Hiroshi Sugimoto has over the years become one of the most critically acclaimed artists and photographers of his generation.
The Japanese photographer emerged in the ’80s as one of the best of a new generation of artists, including Andreas Gursky, Cindy Sherman, and Jeff Wall, who transformed the medium of photography from a craft into a major art form.
Sugimoto’s works are made up of several series with each one being distinctive in theme.
He is perhaps best known for his ongoing series of photographs of cinema interiors, of seascapes, and of dioramas from the American Museum of Natural History in New York.
Using a large-format camera and often exposing his negatives for several hours, Sugimoto produces images with striking visual clarity that provide a mesmerizing meditation on the nature of time.
Sugimoto has spoken of his work as an expression of “time exposed”, or photographs that compress long expanses of time into a single frame, serving as a time capsule for a series of events.
Sugimoto is one of the most interesting and visionary photographers working today.
In this article, we’ll try to cover his incredible body of work and the methods he used for creating his images.
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Photography is like a found object. A photographer never makes an actual subject; they just steal the image from the world… Photography is a system of saving memories. It’s a time machine, in a way, to preserve the memory, to preserve time.Hiroshi Sugimoto
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Hiroshi Sugimoto Biography
Name: Hiroshi Sugimoto
Genre: Fine Art, Conceptual
Born: 23rd February, 1948 – Tokyo, Japan
Born in Tokyo on the 23rd of February in 1948, Sugimoto began his photography journey at the age of twelve when his father gave him a Mamiya 6 medium-format camera.
Sugimoto didn’t consider photography as a career until he was in his early 20’s and instead studied politics and sociology at Rikkyo University, Tokyo.
After graduating, Sugimoto traveled abroad, visiting Poland, Western Europe, the Soviet Union, and the U.S.
In 1971, he studied commercial photography at the Art Center College of Design in Pasadena, near Los Angeles.
While studying at the college, Sugimoto noticed that many of the students had an interest in Zen Buddhism. After realizing that his interest in foreign cultures had led him to neglect his own Japanese culture, Sugimoto began to study Eastern philosophy and Zen.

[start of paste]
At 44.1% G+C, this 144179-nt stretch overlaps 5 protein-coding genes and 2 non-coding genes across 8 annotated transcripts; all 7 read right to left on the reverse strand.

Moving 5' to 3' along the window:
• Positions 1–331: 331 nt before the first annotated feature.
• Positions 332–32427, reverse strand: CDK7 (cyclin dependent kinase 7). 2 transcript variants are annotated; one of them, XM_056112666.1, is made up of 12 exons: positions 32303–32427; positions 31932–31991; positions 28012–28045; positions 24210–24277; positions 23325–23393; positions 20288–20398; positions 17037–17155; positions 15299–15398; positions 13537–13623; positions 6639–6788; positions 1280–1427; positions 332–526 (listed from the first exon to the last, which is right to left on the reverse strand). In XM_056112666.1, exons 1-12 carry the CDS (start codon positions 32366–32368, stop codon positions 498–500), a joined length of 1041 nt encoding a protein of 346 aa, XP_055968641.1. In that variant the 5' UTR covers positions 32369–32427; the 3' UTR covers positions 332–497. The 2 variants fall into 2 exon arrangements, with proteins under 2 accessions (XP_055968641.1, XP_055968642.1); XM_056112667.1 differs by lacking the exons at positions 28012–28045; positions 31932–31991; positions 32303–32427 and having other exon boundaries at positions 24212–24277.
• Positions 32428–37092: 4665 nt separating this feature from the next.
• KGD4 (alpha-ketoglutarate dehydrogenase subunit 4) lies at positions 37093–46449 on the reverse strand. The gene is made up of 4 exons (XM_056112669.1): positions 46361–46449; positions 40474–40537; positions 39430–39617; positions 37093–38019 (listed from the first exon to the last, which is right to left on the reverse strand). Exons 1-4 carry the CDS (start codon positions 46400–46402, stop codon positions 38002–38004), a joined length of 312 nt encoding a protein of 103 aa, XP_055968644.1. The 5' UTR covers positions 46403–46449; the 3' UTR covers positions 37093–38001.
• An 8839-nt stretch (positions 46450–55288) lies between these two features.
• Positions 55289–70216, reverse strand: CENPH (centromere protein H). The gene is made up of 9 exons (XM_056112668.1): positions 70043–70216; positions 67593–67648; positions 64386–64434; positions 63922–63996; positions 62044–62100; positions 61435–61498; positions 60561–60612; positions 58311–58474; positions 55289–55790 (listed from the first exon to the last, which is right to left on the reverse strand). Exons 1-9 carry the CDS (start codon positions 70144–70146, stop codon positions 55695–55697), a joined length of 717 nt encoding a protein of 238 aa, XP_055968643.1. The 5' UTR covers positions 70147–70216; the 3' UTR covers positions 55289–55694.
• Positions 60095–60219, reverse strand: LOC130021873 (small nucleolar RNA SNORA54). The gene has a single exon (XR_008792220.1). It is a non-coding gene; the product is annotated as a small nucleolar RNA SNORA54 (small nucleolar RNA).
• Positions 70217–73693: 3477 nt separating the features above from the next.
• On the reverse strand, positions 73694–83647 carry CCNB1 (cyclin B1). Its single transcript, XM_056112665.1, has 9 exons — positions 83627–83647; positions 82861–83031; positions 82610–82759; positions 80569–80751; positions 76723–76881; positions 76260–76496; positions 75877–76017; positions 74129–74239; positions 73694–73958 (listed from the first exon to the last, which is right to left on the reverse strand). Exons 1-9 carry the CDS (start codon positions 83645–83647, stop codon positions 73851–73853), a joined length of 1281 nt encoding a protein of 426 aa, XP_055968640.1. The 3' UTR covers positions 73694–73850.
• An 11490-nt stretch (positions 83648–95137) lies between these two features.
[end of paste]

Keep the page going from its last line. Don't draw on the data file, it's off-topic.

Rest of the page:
I came to California in 1970 and so many people were asking if I was a Buddhist or knew Zen theory, asking if I was enlightened already or not. So I said, “Yes, I am enlightened,” and then I studied quickly to catch up.Hiroshi Sugimoto
Zen Buddhism would play an important role in Sugimoto’s work throughout his career.
While in California, Sugimoto trained as an artist and received his BFA in Fine Arts at the Art Center College of Design, Los Angeles in 1974. He then returned to Japan for a few months before moving to New York in late 1974.
In New York, Sugimoto worked as an assistant to various commercial photographers; he would later describe these jobs as ending in mutual dissatisfaction.
Sugimoto spent most of the late 1970s and early 1980s visiting shows at small galleries in Soho and considering his own relationship to contemporary art. During this time, he met artists central to the minimal and conceptual art movements.
Sugimoto has described his process of artistic exploration in this period as relatively slow. It should be noted though, that the ideas for many of his best-known series were formed in these years:
In 1976, he began to take photographs at the Museum of Natural History; these images would lead to his first major series of photographs, Dioramas.
Sugimoto took his first images for Theaters in ’78, this was quickly followed by Seascapes in 1980.
Sugimoto would continue to expand on these series over subsequent decades.
In 1979, Sugimoto and his wife opened a Japanese antique shop, which initially specialized in Japanese folk art, but grew to include a rare collection of Eastern antiquities. The shop provided an independent source of income and a space that could be used as a darkroom.
Sugimoto was awarded a Guggenheim Fellowship in 1980 at the age of 32. The following year, he had his first solo exhibition at the Sonnabend Gallery, New York.
Despite his growing success, Sugimoto continued to run his antique shop until 1989.
After he closed the shop, he collected antiques for himself and began incorporating these and other objects into his work.
In 1995, Sugimoto had a solo exhibition at the Metropolitan Museum of Art in New York. This show led to greater recognition, which provided Sugimoto with the financial means to expand his artistic practice.
Today, Hiroshi Sugimoto divides his time between Tokyo and New York, continuing to perfect his photography craft while working on new photography and architecture projects.
His photographs are in the collections of some of the most prominent museums, including the Metropolitan Museum of Art, New York; Museum of Modern Art, New York; Tate Gallery, London; San Francisco Museum of Modern Art; and many others.